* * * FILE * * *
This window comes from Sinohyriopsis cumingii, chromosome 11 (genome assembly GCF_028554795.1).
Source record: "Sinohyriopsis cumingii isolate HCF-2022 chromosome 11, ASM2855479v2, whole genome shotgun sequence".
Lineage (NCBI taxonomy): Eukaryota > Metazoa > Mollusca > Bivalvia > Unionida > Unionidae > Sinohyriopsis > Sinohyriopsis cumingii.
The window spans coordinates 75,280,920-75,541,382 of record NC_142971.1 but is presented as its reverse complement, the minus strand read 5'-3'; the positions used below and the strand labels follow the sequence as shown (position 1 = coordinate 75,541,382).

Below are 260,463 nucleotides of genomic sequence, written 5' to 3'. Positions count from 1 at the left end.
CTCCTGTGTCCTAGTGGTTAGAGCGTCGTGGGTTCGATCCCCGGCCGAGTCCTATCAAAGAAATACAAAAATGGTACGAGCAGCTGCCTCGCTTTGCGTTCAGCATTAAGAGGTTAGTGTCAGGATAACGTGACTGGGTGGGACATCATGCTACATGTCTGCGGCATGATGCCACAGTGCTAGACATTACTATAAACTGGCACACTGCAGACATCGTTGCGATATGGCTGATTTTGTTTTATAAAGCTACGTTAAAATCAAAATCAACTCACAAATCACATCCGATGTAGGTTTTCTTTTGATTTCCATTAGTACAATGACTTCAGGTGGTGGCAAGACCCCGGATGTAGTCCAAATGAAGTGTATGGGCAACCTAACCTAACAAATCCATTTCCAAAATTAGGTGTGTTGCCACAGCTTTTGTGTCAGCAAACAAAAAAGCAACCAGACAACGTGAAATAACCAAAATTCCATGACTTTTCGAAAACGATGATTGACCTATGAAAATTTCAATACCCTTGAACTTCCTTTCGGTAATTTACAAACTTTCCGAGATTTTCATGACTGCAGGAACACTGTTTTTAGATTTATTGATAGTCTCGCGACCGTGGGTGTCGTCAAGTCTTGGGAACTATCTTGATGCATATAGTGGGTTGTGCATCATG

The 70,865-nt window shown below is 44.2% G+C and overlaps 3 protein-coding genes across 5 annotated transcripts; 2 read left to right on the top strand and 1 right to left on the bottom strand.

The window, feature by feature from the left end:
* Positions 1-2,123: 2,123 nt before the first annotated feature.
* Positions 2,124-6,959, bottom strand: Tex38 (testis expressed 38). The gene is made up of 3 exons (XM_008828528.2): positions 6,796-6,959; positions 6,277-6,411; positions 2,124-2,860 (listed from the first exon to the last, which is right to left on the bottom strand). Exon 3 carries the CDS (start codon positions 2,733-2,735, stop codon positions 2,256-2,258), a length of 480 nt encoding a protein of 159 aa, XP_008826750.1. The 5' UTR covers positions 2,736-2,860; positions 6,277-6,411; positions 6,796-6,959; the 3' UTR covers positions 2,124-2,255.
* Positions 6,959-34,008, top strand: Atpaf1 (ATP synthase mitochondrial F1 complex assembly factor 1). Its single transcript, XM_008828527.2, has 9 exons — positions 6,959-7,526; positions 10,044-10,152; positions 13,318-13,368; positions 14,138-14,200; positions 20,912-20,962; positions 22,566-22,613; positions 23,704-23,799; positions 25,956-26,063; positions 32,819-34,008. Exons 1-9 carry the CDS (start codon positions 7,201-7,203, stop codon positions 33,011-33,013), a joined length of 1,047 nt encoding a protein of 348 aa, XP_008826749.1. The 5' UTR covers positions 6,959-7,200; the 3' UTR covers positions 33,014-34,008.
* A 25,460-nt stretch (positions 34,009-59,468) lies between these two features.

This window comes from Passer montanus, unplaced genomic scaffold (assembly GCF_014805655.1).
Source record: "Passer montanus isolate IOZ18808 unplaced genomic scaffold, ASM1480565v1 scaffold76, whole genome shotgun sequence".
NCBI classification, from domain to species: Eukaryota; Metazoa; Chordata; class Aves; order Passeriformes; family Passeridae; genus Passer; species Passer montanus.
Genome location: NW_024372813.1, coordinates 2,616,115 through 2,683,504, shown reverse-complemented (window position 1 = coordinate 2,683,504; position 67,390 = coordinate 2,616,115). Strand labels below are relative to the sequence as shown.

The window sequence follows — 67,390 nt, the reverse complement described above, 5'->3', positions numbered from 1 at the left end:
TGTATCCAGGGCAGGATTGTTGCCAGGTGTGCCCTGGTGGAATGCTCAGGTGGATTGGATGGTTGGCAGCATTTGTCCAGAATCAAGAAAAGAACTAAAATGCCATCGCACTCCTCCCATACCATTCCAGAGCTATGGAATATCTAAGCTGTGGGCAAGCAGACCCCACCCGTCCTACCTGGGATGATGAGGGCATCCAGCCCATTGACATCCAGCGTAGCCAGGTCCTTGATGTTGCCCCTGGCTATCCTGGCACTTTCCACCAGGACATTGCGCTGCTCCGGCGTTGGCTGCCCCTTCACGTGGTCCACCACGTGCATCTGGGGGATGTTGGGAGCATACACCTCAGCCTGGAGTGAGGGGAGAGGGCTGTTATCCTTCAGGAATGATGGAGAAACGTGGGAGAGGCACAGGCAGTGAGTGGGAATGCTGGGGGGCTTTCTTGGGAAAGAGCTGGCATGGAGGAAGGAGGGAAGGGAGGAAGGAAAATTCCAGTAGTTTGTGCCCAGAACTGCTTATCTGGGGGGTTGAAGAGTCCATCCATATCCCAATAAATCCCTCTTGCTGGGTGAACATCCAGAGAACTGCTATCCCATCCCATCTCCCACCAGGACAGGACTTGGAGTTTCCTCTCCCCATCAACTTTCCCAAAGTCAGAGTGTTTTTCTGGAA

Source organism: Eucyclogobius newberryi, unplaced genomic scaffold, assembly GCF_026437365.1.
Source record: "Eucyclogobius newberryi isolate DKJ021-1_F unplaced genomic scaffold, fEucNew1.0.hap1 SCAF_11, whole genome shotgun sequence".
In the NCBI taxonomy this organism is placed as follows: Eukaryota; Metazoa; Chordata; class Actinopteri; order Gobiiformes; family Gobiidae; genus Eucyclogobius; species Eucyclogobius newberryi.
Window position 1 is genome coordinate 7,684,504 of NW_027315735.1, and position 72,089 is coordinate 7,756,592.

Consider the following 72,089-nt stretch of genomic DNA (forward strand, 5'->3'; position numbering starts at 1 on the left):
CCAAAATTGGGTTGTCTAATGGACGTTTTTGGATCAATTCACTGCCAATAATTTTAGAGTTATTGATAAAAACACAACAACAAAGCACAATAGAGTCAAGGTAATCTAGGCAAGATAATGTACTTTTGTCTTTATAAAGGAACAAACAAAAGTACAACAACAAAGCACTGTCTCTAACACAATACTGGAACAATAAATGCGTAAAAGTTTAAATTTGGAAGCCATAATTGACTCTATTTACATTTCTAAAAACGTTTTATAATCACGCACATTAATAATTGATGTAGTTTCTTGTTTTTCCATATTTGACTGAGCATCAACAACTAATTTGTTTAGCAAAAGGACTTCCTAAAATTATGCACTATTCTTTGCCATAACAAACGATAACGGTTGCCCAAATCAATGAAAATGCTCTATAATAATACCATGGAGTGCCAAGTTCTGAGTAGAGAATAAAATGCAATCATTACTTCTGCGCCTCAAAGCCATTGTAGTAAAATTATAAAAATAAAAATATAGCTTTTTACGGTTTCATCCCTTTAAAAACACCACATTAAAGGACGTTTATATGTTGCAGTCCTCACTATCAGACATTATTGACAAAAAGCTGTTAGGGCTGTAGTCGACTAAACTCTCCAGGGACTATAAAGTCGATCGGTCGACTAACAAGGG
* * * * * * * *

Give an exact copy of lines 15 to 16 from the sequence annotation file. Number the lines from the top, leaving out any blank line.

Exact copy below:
NCBI classification, from domain to species: Eukaryota; Metazoa; Chordata; class Aves; order Passeriformes; family Passeridae; genus Passer; species Passer montanus.
Genome location: NW_024372813.1, coordinates 2,616,115 through 2,683,504, shown reverse-complemented (window position 1 = coordinate 2,683,504; position 67,390 = coordinate 2,616,115). Strand labels below are relative to the sequence as shown.